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Aluminum Etching

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Though many different types of metals may be etched, aluminum is one of the most common materials used in modern etching contexts. Also spelled aluminium, this is one of the most abundant metallic chemical elements found in the Earth’s crust and the third most plentiful of all elements. Its strong affinity to oxygen, however, makes its free form presence rare in nature. Read More…

Aluminum Etching Etching is a mechanical or chemical process that utilizes many different techniques to cut, engrave or otherwise depress designs into a flat piece of metal.
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Leading Manufacturers

Maple Grove, MN  |  763-425-4755

Great Lakes Engineering is a trend setting manufacturer of surface mount stencils, precision laser cut parts, and photo chemical etched parts. We work with a wide range of materials, including Stainless Steel, Copper, Titanium, Nitinol, Nickel, Kovar and many others.

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Great Lakes Engineering, Inc. $$$

El Monte, CA  |  626-443-7121

VACCO is the industry leader of Photo Chemical Etching of metal & polyimide components and devices. We specialize in Stainless steel, Titanium, and Copper, but work with a variety of different materials. We have over 60 years of experience in Chem Etching, and we offer Micro Laser Cutting & Welding, and Diffusion & Adhesive Bonding services along with an extensive range of value-added services. Whether your application is large or small, VACCO can assist you from prototype to production.

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VACCO Industries, Inc. $$$

Lancaster, PA  |  800-522-9709

Photochemical machining is the process we use on aluminum (and alloys), brass, copper, inconels, kovar, metal foils (less than .001” thick), metal sheets (up to .125” thick), mild steels, molybdenum, monels, nickel, phosphor bronze, stainless (300 & 400) and others. Trust your metal etching needs to us.

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Lancaster Metals Science Corporation $$$

Newark, NY  |  315-331-7680

Our metal engraving is the best in the industry! We work with a variety of metals to come out with the finished product that you have been searching for. Our metals that we use are typically flat sheets that are coiled or blanks that are cut to size. We are committed to providing excellent customer service every time you do business with us. Get in touch with our staff today or fill out the easy form on our website to get started!

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NEWCUT, Incorporated $$$
placeholder image Great Lakes Engineering, Inc. VACCO Industries, Inc. Lancaster Metals Science Corporation NEWCUT, Incorporated

Aluminum is extracted from ores such as bauxite using the Hall-Heroult method. While mining and refining this metal can be difficult, it is easily manufactured and 100% recyclable without any loss of its natural qualities.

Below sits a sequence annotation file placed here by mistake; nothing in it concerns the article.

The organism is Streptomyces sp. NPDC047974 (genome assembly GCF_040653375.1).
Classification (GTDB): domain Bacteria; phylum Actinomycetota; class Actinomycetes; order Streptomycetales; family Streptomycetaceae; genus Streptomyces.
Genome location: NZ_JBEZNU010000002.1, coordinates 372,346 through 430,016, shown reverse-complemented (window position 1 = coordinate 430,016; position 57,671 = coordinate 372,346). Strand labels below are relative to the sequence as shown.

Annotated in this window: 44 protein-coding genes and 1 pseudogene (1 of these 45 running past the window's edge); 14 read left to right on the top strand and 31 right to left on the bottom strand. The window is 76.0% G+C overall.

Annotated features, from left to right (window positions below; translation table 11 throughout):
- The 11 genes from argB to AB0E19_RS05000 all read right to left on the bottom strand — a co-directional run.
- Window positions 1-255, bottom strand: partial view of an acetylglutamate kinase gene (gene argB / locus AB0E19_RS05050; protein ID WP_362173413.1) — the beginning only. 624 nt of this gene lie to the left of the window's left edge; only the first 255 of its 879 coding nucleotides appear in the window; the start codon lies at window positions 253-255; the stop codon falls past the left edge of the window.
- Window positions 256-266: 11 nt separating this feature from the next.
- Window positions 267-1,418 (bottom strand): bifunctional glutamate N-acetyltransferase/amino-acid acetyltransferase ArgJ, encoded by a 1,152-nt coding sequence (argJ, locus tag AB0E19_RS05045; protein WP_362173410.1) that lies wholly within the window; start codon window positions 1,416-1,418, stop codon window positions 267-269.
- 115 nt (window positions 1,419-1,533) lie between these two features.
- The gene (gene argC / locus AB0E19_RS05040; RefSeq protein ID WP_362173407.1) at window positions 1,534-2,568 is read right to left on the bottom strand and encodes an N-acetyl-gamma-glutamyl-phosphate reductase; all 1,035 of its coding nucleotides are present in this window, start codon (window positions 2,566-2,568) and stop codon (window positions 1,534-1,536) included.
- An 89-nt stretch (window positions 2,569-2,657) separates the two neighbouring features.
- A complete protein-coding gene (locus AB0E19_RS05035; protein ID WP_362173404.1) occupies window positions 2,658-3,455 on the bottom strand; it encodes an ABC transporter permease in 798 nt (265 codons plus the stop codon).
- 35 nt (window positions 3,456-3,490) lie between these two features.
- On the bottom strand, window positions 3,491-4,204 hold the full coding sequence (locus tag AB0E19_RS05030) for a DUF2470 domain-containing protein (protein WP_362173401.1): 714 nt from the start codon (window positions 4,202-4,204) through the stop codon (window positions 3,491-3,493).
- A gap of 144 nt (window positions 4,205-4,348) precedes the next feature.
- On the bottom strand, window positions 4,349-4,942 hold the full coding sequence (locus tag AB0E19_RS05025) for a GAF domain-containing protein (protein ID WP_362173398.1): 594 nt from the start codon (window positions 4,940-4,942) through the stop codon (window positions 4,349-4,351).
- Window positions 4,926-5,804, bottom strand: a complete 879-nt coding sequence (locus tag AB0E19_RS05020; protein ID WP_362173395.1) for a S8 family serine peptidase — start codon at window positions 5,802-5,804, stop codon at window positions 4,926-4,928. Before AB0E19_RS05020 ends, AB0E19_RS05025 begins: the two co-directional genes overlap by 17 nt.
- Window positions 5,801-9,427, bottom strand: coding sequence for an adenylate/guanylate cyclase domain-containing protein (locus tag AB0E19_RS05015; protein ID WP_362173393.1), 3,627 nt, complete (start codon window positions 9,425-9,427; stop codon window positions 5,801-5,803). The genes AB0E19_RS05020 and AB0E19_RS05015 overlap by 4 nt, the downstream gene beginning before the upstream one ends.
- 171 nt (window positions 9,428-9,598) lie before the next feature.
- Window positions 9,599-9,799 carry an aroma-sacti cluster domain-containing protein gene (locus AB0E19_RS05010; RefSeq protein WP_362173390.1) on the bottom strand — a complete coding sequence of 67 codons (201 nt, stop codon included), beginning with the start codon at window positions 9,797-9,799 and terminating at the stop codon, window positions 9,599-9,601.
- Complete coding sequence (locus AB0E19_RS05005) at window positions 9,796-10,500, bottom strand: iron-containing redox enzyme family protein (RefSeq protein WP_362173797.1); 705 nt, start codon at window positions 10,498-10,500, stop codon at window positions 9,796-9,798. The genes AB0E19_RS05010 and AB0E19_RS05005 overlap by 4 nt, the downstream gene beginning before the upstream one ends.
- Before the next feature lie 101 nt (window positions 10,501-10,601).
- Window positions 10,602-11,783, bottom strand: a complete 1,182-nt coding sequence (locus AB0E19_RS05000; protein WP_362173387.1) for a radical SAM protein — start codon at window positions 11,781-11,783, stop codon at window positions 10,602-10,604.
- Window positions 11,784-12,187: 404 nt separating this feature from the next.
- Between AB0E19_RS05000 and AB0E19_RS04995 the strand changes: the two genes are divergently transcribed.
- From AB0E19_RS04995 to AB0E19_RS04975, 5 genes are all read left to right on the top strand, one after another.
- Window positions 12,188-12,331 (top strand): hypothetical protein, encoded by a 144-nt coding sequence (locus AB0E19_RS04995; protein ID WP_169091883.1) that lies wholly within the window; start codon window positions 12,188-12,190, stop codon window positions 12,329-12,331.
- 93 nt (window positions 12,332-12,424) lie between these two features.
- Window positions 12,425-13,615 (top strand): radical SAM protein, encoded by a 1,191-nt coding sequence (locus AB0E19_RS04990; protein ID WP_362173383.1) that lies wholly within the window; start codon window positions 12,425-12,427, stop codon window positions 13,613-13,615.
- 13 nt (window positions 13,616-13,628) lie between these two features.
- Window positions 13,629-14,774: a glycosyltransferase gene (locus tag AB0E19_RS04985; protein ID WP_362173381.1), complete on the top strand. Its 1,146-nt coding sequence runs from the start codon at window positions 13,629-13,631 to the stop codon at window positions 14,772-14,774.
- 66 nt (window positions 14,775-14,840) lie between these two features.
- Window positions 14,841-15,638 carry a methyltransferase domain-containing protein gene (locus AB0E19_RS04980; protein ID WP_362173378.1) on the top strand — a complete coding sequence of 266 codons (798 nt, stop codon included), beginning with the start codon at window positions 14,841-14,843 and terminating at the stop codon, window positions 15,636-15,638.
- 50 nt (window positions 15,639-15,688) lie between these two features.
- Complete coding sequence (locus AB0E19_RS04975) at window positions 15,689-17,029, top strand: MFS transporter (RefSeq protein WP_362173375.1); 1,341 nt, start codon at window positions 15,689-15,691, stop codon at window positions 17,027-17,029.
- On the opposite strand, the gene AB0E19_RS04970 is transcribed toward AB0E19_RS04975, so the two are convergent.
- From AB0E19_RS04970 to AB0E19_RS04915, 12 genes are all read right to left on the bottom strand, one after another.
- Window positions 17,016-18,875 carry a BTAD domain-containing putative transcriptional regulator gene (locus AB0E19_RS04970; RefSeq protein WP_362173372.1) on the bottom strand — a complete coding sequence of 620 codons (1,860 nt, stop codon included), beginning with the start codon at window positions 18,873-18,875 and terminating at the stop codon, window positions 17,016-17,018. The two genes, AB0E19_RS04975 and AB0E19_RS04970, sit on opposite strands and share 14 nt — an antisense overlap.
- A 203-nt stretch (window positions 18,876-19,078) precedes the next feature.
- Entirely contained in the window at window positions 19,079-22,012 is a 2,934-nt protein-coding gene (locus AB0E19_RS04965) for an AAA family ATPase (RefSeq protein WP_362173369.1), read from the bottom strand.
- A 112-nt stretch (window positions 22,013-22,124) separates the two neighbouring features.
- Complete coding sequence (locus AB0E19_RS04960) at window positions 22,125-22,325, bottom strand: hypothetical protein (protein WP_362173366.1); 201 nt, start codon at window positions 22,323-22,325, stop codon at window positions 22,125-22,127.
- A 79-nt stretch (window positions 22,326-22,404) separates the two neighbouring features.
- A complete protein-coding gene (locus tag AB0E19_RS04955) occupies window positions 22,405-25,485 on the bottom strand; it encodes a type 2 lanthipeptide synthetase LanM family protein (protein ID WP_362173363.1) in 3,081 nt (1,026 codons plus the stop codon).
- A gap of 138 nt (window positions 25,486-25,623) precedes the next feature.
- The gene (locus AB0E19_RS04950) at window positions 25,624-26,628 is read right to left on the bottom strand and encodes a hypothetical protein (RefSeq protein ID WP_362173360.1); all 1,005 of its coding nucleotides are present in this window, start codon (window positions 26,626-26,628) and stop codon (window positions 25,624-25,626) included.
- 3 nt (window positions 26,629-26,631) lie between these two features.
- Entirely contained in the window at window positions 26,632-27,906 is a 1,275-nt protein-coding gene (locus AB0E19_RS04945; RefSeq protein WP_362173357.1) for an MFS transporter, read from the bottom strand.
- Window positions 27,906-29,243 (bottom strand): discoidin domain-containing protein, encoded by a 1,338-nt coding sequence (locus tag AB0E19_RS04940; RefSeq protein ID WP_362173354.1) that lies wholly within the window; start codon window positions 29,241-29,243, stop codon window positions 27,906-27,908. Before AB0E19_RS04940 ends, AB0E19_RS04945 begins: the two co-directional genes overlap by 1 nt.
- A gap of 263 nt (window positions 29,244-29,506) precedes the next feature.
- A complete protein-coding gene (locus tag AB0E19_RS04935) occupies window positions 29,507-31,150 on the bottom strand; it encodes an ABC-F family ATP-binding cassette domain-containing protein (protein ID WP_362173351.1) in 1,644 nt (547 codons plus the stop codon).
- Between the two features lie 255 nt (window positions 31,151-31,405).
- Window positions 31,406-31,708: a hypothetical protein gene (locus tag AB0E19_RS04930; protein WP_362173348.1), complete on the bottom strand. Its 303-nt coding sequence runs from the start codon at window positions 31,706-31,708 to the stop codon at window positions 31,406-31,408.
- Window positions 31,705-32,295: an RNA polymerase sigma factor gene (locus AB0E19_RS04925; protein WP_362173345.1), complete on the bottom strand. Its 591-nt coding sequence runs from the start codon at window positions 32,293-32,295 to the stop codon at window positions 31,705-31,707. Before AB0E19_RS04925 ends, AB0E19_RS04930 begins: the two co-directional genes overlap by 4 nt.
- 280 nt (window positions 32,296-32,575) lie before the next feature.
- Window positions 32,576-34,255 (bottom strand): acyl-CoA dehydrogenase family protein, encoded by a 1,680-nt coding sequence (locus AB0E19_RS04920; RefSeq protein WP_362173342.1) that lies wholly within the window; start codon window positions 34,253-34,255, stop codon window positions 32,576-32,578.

Extreme malleability, corrosion resistance, ductility, strength and thermal and electrical conductivity make aluminum sheets, plates, strips and foils prime candidates for etching and engraving processes.

While hobbyists and artists frequently utilize aluminum etching, industrial and commercial manufacturing also incorporate this medium in a variety of applications. Transportation, aerospace, construction, electrical and medical industries all integrate aluminum etching in metal components.

Products such as castings, tubes, construction hardware, cooking utensils, watches and heat sinks frequently include etched aluminum components.

Such a wide variety of aluminum etched products reflects the many different etching techniques available. While hand etching with a needle is still popular in artistic and custom applications, chemical etching or machining is the most common industrial etching method, particularly acid etching and photofabrication.

Acid etching is accomplished by covering the aluminum surface to be etched with an acid resistant waxy ground such as asphaltum. The manufacturer scratches off the ground, using a point etching needle creating the design of the finished piece.

The aluminum sheet is then dipped into acid or has acid washed over the metal. Photofabrication follows a similar procedure but rather than a waxy ground, the aluminum is covered in a photoresist and exposed to UV light to create the template necessary before the corrosive chemical is applied.

In either instance, the chemical wash bites into the metal where it is unprotected, leaving a depression in the plate. The depth of the groove depends on the length of application.

When the desired depth is achieved, the remaining chemicals are washed off and the rest of the wax or photoresist is removed to reveal the finished product. Sodium hydroxide is the chemical most often used with when etching aluminum.

Aluminum Etching Informational Video